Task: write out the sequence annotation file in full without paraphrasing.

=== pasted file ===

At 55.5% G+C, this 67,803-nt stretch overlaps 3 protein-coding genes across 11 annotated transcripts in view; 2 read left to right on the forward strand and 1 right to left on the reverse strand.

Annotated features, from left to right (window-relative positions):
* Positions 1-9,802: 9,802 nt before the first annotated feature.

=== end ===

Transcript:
At 55.5% G+C, this 67,803-nt stretch overlaps 3 protein-coding genes across 11 annotated transcripts in view; 2 read left to right on the forward strand and 1 right to left on the reverse strand.

Annotated features, from left to right (window-relative positions):
* Positions 1-9,802: 9,802 nt before the first annotated feature.